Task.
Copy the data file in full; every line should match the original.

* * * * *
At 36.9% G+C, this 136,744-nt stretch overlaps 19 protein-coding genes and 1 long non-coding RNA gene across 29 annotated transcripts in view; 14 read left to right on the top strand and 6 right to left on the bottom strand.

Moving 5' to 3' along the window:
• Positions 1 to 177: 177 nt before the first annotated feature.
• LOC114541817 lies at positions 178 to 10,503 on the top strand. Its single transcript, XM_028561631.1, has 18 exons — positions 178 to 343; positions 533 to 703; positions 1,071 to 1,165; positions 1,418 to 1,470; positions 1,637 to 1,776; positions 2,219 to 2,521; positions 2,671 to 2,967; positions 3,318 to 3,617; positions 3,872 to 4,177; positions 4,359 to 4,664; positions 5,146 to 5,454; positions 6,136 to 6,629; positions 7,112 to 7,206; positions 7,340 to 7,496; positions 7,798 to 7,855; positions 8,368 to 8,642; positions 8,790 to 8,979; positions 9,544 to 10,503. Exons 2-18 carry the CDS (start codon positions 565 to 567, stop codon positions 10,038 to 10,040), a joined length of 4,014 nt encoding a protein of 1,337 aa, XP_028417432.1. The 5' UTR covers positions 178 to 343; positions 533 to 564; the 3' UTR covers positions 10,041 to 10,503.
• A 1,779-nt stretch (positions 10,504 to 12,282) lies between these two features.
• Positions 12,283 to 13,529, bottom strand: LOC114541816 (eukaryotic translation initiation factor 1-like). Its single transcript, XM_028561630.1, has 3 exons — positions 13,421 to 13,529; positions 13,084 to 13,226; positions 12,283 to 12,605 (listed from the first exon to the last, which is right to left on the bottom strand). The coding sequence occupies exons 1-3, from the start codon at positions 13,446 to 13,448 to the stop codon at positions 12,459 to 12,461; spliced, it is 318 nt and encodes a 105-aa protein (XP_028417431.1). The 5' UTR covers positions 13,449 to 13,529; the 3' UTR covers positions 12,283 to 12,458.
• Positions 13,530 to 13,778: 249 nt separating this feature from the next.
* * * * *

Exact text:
At 36.9% G+C, this 136,744-nt stretch overlaps 19 protein-coding genes and 1 long non-coding RNA gene across 29 annotated transcripts in view; 14 read left to right on the top strand and 6 right to left on the bottom strand.

Moving 5' to 3' along the window:
• Positions 1 to 177: 177 nt before the first annotated feature.
• LOC114541817 lies at positions 178 to 10,503 on the top strand. Its single transcript, XM_028561631.1, has 18 exons — positions 178 to 343; positions 533 to 703; positions 1,071 to 1,165; positions 1,418 to 1,470; positions 1,637 to 1,776; positions 2,219 to 2,521; positions 2,671 to 2,967; positions 3,318 to 3,617; positions 3,872 to 4,177; positions 4,359 to 4,664; positions 5,146 to 5,454; positions 6,136 to 6,629; positions 7,112 to 7,206; positions 7,340 to 7,496; positions 7,798 to 7,855; positions 8,368 to 8,642; positions 8,790 to 8,979; positions 9,544 to 10,503. Exons 2-18 carry the CDS (start codon positions 565 to 567, stop codon positions 10,038 to 10,040), a joined length of 4,014 nt encoding a protein of 1,337 aa, XP_028417432.1. The 5' UTR covers positions 178 to 343; positions 533 to 564; the 3' UTR covers positions 10,041 to 10,503.
• A 1,779-nt stretch (positions 10,504 to 12,282) lies between these two features.
• Positions 12,283 to 13,529, bottom strand: LOC114541816 (eukaryotic translation initiation factor 1-like). Its single transcript, XM_028561630.1, has 3 exons — positions 13,421 to 13,529; positions 13,084 to 13,226; positions 12,283 to 12,605 (listed from the first exon to the last, which is right to left on the bottom strand). The coding sequence occupies exons 1-3, from the start codon at positions 13,446 to 13,448 to the stop codon at positions 12,459 to 12,461; spliced, it is 318 nt and encodes a 105-aa protein (XP_028417431.1). The 5' UTR covers positions 13,449 to 13,529; the 3' UTR covers positions 12,283 to 12,458.
• Positions 13,530 to 13,778: 249 nt separating this feature from the next.